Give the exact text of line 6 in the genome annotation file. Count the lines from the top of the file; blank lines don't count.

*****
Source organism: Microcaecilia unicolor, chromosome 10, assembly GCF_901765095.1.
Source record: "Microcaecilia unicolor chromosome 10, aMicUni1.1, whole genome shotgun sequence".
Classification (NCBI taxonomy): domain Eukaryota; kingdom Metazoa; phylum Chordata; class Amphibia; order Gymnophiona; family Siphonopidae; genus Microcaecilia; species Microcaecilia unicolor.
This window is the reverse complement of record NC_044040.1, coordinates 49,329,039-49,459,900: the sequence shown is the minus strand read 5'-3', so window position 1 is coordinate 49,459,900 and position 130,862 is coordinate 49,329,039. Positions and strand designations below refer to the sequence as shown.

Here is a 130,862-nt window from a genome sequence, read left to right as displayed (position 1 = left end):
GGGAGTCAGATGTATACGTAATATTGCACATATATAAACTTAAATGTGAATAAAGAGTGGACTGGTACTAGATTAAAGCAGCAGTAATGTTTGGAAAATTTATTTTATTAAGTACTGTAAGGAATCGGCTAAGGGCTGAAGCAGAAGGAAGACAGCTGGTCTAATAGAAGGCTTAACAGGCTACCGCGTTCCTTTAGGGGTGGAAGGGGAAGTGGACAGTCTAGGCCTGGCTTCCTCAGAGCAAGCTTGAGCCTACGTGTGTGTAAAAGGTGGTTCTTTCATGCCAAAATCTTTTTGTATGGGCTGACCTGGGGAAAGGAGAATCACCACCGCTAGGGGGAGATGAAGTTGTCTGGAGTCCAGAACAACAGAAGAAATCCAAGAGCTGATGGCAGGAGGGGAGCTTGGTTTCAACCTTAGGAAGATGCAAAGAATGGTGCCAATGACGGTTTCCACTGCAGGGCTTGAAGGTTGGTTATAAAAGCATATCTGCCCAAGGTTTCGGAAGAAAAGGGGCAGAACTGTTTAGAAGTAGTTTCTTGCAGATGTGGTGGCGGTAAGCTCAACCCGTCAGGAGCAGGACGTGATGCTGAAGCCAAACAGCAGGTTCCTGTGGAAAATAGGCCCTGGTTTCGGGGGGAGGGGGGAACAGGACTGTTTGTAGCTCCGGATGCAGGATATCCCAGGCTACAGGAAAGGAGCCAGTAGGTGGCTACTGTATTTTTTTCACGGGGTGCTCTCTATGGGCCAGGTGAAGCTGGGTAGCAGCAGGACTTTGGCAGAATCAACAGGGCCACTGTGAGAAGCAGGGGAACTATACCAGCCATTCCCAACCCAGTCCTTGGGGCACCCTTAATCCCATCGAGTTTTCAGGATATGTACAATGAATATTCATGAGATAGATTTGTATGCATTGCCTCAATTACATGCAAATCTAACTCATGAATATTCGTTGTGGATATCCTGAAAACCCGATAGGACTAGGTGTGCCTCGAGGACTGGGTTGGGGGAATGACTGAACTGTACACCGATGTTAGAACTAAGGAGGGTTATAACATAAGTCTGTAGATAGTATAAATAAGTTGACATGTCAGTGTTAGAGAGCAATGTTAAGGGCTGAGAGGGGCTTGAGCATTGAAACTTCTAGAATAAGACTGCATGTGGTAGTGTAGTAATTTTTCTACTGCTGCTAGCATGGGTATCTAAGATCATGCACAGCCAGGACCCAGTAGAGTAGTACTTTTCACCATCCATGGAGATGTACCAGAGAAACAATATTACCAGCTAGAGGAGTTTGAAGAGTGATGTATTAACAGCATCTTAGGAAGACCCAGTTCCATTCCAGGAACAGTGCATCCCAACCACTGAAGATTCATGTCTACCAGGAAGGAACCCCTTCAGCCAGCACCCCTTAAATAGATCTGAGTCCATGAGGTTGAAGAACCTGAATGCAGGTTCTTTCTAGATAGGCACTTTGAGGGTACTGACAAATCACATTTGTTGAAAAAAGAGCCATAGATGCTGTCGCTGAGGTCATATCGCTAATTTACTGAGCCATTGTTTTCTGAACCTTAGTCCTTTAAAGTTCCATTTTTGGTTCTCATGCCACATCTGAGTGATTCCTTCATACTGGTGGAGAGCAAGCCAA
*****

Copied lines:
GGGAGTCAGATGTATACGTAATATTGCACATATATAAACTTAAATGTGAATAAAGAGTGGACTGGTACTAGATTAAAGCAGCAGTAATGTTTGGAAAATTTATTTTATTAAGTACTGTAAGGAATCGGCTAAGGGCTGAAGCAGAAGGAAGACAGCTGGTCTAATAGAAGGCTTAACAGGCTACCGCGTTCCTTTAGGGGTGGAAGGGGAAGTGGACAGTCTAGGCCTGGCTTCCTCAGAGCAAGCTTGAGCCTACGTGTGTGTAAAAGGTGGTTCTTTCATGCCAAAATCTTTTTGTATGGGCTGACCTGGGGAAAGGAGAATCACCACCGCTAGGGGGAGATGAAGTTGTCTGGAGTCCAGAACAACAGAAGAAATCCAAGAGCTGATGGCAGGAGGGGAGCTTGGTTTCAACCTTAGGAAGATGCAAAGAATGGTGCCAATGACGGTTTCCACTGCAGGGCTTGAAGGTTGGTTATAAAAGCATATCTGCCCAAGGTTTCGGAAGAAAAGGGGCAGAACTGTTTAGAAGTAGTTTCTTGCAGATGTGGTGGCGGTAAGCTCAACCCGTCAGGAGCAGGACGTGATGCTGAAGCCAAACAGCAGGTTCCTGTGGAAAATAGGCCCTGGTTTCGGGGGGAGGGGGGAACAGGACTGTTTGTAGCTCCGGATGCAGGATATCCCAGGCTACAGGAAAGGAGCCAGTAGGTGGCTACTGTATTTTTTTCACGGGGTGCTCTCTATGGGCCAGGTGAAGCTGGGTAGCAGCAGGACTTTGGCAGAATCAACAGGGCCACTGTGAGAAGCAGGGGAACTATACCAGCCATTCCCAACCCAGTCCTTGGGGCACCCTTAATCCCATCGAGTTTTCAGGATATGTACAATGAATATTCATGAGATAGATTTGTATGCATTGCCTCAATTACATGCAAATCTAACTCATGAATATTCGTTGTGGATATCCTGAAAACCCGATAGGACTAGGTGTGCCTCGAGGACTGGGTTGGGGGAATGACTGAACTGTACACCGATGTTAGAACTAAGGAGGGTTATAACATAAGTCTGTAGATAGTATAAATAAGTTGACATGTCAGTGTTAGAGAGCAATGTTAAGGGCTGAGAGGGGCTTGAGCATTGAAACTTCTAGAATAAGACTGCATGTGGTAGTGTAGTAATTTTTCTACTGCTGCTAGCATGGGTATCTAAGATCATGCACAGCCAGGACCCAGTAGAGTAGTACTTTTCACCATCCATGGAGATGTACCAGAGAAACAATATTACCAGCTAGAGGAGTTTGAAGAGTGATGTATTAACAGCATCTTAGGAAGACCCAGTTCCATTCCAGGAACAGTGCATCCCAACCACTGAAGATTCATGTCTACCAGGAAGGAACCCCTTCAGCCAGCACCCCTTAAATAGATCTGAGTCCATGAGGTTGAAGAACCTGAATGCAGGTTCTTTCTAGATAGGCACTTTGAGGGTACTGACAAATCACATTTGTTGAAAAAAGAGCCATAGATGCTGTCGCTGAGGTCATATCGCTAATTTACTGAGCCATTGTTTTCTGAACCTTAGTCCTTTAAAGTTCCATTTTTGGTTCTCATGCCACATCTGAGTGATTCCTTCATACTGGTGGAGAGCAAGCCAA